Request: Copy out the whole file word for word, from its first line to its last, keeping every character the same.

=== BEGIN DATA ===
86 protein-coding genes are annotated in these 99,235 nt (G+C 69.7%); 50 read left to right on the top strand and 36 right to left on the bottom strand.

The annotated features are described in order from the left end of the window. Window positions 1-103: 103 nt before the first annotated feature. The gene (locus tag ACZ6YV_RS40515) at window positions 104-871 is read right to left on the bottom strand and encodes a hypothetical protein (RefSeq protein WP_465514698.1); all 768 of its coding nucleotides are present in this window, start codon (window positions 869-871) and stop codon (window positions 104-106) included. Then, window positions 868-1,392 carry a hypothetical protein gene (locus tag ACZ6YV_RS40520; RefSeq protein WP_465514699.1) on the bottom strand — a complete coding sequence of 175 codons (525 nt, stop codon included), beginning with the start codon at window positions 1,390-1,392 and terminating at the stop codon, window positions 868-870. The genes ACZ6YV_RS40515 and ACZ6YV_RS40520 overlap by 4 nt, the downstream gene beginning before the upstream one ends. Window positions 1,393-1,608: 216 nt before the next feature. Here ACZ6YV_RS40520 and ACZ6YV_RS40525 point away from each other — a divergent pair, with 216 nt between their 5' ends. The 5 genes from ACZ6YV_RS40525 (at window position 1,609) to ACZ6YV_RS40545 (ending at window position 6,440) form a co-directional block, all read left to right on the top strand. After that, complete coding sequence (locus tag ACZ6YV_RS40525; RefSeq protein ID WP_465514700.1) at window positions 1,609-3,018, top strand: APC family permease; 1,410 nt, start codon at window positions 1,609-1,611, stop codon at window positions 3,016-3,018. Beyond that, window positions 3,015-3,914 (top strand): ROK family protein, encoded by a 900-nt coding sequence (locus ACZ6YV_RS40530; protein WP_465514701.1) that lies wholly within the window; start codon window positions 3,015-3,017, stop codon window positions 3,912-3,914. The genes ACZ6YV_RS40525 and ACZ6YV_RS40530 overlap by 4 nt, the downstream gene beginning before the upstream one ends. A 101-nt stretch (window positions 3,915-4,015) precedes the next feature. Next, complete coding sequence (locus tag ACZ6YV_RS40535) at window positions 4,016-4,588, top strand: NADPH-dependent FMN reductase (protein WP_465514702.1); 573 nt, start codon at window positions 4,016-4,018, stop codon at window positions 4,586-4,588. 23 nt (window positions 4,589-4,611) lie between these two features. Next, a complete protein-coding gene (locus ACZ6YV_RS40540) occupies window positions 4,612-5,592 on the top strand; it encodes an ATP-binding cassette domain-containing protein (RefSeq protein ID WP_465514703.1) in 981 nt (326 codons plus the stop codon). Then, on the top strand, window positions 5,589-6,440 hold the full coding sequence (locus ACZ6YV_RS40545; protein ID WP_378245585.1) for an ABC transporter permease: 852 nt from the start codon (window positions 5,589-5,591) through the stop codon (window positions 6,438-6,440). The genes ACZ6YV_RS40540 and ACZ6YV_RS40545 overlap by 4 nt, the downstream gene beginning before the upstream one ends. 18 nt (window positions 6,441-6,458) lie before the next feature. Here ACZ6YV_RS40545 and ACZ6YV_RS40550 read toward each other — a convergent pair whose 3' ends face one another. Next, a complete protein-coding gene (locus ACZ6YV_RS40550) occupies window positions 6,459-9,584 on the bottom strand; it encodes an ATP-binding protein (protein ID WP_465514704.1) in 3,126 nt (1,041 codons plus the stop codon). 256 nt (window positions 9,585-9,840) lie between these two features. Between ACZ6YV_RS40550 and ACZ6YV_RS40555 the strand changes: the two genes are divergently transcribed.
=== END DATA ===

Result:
86 protein-coding genes are annotated in these 99,235 nt (G+C 69.7%); 50 read left to right on the top strand and 36 right to left on the bottom strand.

The annotated features are described in order from the left end of the window. Window positions 1-103: 103 nt before the first annotated feature. The gene (locus tag ACZ6YV_RS40515) at window positions 104-871 is read right to left on the bottom strand and encodes a hypothetical protein (RefSeq protein WP_465514698.1); all 768 of its coding nucleotides are present in this window, start codon (window positions 869-871) and stop codon (window positions 104-106) included. Then, window positions 868-1,392 carry a hypothetical protein gene (locus tag ACZ6YV_RS40520; RefSeq protein WP_465514699.1) on the bottom strand — a complete coding sequence of 175 codons (525 nt, stop codon included), beginning with the start codon at window positions 1,390-1,392 and terminating at the stop codon, window positions 868-870. The genes ACZ6YV_RS40515 and ACZ6YV_RS40520 overlap by 4 nt, the downstream gene beginning before the upstream one ends. Window positions 1,393-1,608: 216 nt before the next feature. Here ACZ6YV_RS40520 and ACZ6YV_RS40525 point away from each other — a divergent pair, with 216 nt between their 5' ends. The 5 genes from ACZ6YV_RS40525 (at window position 1,609) to ACZ6YV_RS40545 (ending at window position 6,440) form a co-directional block, all read left to right on the top strand. After that, complete coding sequence (locus tag ACZ6YV_RS40525; RefSeq protein ID WP_465514700.1) at window positions 1,609-3,018, top strand: APC family permease; 1,410 nt, start codon at window positions 1,609-1,611, stop codon at window positions 3,016-3,018. Beyond that, window positions 3,015-3,914 (top strand): ROK family protein, encoded by a 900-nt coding sequence (locus ACZ6YV_RS40530; protein WP_465514701.1) that lies wholly within the window; start codon window positions 3,015-3,017, stop codon window positions 3,912-3,914. The genes ACZ6YV_RS40525 and ACZ6YV_RS40530 overlap by 4 nt, the downstream gene beginning before the upstream one ends. A 101-nt stretch (window positions 3,915-4,015) precedes the next feature. Next, complete coding sequence (locus tag ACZ6YV_RS40535) at window positions 4,016-4,588, top strand: NADPH-dependent FMN reductase (protein WP_465514702.1); 573 nt, start codon at window positions 4,016-4,018, stop codon at window positions 4,586-4,588. 23 nt (window positions 4,589-4,611) lie between these two features. Next, a complete protein-coding gene (locus ACZ6YV_RS40540) occupies window positions 4,612-5,592 on the top strand; it encodes an ATP-binding cassette domain-containing protein (RefSeq protein ID WP_465514703.1) in 981 nt (326 codons plus the stop codon). Then, on the top strand, window positions 5,589-6,440 hold the full coding sequence (locus ACZ6YV_RS40545; protein ID WP_378245585.1) for an ABC transporter permease: 852 nt from the start codon (window positions 5,589-5,591) through the stop codon (window positions 6,438-6,440). The genes ACZ6YV_RS40540 and ACZ6YV_RS40545 overlap by 4 nt, the downstream gene beginning before the upstream one ends. 18 nt (window positions 6,441-6,458) lie before the next feature. Here ACZ6YV_RS40545 and ACZ6YV_RS40550 read toward each other — a convergent pair whose 3' ends face one another. Next, a complete protein-coding gene (locus ACZ6YV_RS40550) occupies window positions 6,459-9,584 on the bottom strand; it encodes an ATP-binding protein (protein ID WP_465514704.1) in 3,126 nt (1,041 codons plus the stop codon). 256 nt (window positions 9,585-9,840) lie between these two features. Between ACZ6YV_RS40550 and ACZ6YV_RS40555 the strand changes: the two genes are divergently transcribed.